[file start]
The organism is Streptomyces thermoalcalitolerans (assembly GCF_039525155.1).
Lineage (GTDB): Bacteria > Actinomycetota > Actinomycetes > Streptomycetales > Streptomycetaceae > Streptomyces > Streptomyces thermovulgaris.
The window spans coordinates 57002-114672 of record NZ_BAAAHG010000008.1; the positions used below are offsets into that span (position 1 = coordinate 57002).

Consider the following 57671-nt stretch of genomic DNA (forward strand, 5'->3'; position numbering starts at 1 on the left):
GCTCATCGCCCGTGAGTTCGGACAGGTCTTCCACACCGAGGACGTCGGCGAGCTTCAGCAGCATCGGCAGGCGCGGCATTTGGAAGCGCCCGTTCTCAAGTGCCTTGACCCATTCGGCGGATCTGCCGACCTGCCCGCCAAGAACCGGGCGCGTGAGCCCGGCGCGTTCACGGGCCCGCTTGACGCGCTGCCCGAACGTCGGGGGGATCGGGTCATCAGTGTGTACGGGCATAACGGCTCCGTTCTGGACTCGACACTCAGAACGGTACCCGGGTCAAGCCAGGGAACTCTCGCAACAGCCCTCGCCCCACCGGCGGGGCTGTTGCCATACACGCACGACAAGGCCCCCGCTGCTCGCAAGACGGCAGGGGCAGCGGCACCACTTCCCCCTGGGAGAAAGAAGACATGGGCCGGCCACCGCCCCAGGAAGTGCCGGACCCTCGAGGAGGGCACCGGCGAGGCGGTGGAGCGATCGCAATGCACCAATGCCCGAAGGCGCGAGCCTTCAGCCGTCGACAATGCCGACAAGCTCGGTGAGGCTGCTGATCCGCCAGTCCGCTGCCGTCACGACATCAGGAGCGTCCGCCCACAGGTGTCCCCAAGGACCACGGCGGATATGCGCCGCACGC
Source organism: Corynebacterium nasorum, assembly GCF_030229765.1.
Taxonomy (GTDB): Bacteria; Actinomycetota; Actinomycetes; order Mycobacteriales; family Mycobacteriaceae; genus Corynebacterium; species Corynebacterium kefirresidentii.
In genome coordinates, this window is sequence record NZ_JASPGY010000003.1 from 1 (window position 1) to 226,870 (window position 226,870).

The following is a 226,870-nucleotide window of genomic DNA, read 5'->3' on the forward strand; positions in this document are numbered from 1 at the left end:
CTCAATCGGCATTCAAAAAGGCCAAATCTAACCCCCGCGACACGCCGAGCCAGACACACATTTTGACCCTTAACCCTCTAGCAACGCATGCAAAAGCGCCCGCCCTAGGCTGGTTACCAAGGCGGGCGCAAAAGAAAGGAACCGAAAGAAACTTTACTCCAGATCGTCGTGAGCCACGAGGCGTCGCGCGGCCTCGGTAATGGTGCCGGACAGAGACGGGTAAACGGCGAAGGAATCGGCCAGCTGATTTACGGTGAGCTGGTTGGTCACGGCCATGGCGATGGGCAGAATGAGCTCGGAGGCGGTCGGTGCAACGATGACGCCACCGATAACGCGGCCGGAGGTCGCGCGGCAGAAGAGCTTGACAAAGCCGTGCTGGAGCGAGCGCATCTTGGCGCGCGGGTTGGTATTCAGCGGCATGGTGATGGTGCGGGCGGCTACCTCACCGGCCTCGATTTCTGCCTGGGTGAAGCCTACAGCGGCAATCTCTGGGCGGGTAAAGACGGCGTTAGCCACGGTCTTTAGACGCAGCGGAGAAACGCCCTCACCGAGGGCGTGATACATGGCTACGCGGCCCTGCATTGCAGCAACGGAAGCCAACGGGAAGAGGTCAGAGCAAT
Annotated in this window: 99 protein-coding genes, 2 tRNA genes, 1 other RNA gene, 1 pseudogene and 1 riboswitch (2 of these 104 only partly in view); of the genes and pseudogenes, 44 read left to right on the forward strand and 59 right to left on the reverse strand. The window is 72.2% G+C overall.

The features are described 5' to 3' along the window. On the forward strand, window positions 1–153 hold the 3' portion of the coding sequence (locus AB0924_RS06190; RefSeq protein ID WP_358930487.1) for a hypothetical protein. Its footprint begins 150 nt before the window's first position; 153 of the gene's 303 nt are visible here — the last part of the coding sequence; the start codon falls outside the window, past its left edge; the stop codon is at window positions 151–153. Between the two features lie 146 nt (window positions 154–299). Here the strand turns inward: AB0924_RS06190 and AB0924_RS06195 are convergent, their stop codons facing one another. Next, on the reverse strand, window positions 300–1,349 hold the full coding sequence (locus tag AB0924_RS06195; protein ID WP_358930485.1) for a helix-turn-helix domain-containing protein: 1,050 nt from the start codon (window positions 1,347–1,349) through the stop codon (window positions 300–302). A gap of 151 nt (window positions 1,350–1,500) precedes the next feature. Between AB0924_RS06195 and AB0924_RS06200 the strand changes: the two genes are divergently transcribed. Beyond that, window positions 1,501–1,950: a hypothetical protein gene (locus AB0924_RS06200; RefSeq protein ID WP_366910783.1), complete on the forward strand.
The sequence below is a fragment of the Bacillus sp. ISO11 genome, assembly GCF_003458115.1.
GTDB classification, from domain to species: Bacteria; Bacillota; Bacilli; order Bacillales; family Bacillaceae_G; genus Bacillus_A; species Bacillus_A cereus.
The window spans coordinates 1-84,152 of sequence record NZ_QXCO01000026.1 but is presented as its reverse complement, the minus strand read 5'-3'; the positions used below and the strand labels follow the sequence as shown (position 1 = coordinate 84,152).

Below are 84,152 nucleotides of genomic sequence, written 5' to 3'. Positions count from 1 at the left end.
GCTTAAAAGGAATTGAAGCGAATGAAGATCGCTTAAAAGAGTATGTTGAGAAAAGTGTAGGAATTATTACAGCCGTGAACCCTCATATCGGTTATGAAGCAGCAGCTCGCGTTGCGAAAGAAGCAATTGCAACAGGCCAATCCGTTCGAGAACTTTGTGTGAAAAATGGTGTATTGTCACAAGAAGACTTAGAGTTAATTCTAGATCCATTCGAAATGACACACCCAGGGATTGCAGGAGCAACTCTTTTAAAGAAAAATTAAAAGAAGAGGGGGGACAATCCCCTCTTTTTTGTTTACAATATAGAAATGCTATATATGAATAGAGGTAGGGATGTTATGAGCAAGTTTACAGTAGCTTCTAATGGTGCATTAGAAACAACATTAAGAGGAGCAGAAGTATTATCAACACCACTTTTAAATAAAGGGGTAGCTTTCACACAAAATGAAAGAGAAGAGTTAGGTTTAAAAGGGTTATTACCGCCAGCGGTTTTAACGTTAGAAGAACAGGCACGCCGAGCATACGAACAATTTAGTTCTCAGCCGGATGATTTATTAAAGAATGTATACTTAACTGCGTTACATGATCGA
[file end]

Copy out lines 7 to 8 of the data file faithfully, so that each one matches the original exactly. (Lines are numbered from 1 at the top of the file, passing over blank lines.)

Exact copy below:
Taxonomy (GTDB): Bacteria; Actinomycetota; Actinomycetes; order Mycobacteriales; family Mycobacteriaceae; genus Corynebacterium; species Corynebacterium kefirresidentii.
In genome coordinates, this window is sequence record NZ_JASPGY010000003.1 from 1 (window position 1) to 226,870 (window position 226,870).